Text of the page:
Angry workers at AWE plc - the Atomic Weapons Establishment – are ramping up their long-running pensions’ dispute with eight more days of strike action this spring.
Unite, the country’s largest union which represents about 600 workers, is due to meet AWE management for talks tomorrow (Thursday 9 March) under the auspices of the conciliation service Acas.
The workers, who are pivotal to delivering the Trident nuclear programme, will strike for 24 hours from 00.01 at AWE’s two sites at Aldermaston and Burghfield in Berkshire on 23 and 27 March; 6, 10, 20 and 24 April; and 4 and 8 May. This will bring the number of strike days since last November to 16.
The workers have renewed their industrial action mandate in a new ballot which saw 80 per cent vote to strike over the new defined contribution pension scheme being the only scheme they can join and also being denied readmission to the Ministry of Defence scheme.
The dispute centres on copper-bottomed pledges made in the early 1990s by the then-Tory government to AWE workers regarding the future of their pensions, once they transferred to the private sector.
These promises have now been broken as AWE bosses closed the defined benefit pension scheme on 31 January, leaving employees facing thousands of pounds being slashed from their retirement incomes.
Unite regional officer Bob Middleton said: “Our committed members feel betrayed and badly let down by what has happened to their pensions and they don’t deserve to lose thousands of pounds when they retire.
“The strength of feeling was overwhelmingly expressed in the second industrial action ballot and the announcement of eight more strike days this spring.
“We are talking to the employer under the auspices of Acas tomorrow (Thursday). There is a solution that could resolve this dispute and that is to allow the AWE workforce to join the Principal Civil Service Pension Scheme.
“We believe that the continuing strike action is adversely impacting on the Trident nuclear programme, which should give the management extra impetus to resolve this dispute.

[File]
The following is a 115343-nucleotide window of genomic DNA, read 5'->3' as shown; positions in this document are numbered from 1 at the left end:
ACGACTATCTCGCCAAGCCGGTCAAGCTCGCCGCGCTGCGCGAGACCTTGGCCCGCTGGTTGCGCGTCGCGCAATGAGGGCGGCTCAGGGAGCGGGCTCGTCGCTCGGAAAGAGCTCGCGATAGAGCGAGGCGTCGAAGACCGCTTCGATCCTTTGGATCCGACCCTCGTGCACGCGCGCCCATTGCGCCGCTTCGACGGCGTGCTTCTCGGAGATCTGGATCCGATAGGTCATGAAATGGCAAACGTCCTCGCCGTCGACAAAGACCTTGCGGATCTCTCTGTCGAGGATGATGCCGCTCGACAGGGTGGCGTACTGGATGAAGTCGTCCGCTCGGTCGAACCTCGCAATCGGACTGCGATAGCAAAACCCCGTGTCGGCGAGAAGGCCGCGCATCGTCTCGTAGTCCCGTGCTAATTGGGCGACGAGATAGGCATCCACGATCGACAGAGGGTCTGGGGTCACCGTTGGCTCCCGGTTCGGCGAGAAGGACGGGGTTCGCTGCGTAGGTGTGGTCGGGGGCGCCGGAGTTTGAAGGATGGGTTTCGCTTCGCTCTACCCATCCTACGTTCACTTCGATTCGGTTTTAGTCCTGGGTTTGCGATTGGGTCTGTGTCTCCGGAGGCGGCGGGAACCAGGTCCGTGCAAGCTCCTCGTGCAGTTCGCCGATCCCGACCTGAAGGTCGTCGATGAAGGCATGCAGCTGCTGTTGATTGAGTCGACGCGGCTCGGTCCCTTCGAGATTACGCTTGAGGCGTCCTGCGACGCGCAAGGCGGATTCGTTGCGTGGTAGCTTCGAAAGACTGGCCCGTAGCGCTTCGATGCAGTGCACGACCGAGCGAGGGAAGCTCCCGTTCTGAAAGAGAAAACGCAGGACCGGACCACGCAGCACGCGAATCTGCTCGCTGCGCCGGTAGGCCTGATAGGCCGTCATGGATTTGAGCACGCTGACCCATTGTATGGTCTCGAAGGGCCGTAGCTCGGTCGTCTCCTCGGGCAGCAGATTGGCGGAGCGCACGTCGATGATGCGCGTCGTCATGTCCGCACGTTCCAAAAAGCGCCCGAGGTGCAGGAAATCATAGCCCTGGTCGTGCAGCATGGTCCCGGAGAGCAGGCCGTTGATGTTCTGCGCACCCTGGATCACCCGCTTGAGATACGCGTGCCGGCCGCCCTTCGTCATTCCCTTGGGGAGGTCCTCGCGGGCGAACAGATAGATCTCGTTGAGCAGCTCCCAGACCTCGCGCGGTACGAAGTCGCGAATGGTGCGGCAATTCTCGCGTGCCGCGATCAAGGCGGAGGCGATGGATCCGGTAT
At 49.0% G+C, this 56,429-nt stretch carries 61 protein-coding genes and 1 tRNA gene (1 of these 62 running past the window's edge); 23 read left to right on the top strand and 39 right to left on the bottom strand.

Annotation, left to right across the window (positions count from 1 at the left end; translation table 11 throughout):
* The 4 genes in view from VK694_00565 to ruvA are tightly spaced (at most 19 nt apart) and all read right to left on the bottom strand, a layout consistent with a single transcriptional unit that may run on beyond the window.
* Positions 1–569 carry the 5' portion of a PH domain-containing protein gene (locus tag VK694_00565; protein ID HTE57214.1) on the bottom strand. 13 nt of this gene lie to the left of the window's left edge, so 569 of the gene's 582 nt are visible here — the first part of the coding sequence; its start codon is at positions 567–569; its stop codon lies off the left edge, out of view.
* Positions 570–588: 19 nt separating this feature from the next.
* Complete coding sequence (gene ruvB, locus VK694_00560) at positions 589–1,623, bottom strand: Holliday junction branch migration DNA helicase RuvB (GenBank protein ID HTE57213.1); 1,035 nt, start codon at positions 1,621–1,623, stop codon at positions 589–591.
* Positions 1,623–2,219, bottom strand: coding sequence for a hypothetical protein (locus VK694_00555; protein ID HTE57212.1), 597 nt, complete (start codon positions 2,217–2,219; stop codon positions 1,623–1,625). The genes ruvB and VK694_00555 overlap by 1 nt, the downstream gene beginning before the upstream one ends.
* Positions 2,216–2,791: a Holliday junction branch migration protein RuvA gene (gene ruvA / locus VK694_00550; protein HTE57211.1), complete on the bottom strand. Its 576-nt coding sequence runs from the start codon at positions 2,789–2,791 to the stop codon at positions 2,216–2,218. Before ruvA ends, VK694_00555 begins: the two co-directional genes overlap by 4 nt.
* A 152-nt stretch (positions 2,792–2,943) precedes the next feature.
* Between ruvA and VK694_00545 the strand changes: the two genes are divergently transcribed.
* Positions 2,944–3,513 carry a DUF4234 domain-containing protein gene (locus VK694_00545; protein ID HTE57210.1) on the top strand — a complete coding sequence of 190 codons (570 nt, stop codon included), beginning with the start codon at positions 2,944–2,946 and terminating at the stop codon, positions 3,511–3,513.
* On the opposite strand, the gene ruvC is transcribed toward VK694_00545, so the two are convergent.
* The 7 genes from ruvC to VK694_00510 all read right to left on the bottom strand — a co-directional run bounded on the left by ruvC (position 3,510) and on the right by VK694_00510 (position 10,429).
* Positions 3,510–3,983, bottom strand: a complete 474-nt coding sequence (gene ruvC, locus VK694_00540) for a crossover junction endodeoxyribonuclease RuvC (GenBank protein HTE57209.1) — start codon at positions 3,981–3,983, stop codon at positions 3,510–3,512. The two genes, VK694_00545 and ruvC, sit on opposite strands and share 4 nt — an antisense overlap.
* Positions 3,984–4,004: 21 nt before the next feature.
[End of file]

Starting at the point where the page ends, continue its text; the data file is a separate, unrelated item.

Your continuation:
“The essence of this dispute is that governments should honour the pledges they make to MPs and groups of workers – ministerial promises are not something to be lightly discarded for the benefit of corporate profit.”
Unite members, who work as managers, firefighters, and craft and manual workers, are furious at the broken promises made in the early 1990s, which were underpinned by a ministerial statement to the Commons. The union said that if those promises had been honoured it would not have resulted in the scheme’s closure on 31 January.
AWE plc, which employs about 4,000 people, is a consortium of two American-owned companies Lockheed Martin and Jacobs Engineering, and UK-listed Serco. The union said that the consortium made a profit in 2015 of £57 million on total revenues of £978 million.
Notes to editors:
AWE scheme members were paying pay 10 per cent of their salary into the defined benefit scheme and the employer paying 26 per cent. Under the AWE’s new defined contribution scheme, employees pay from three per cent to eight per cent or more; with AWE paying from nine per cent (if an employee pays three per cent) to 13 per cent (if an employee pays eight per cent or more).
For more information please contact: Unite senior communications officer Shaun Noble on 07768 693940. Unite press office: 020 3371 2065.
- Unite is Britain and Ireland’s largest trade union with over 1.4 million members working across all sectors of the economy. The general secretary is Len McCluskey.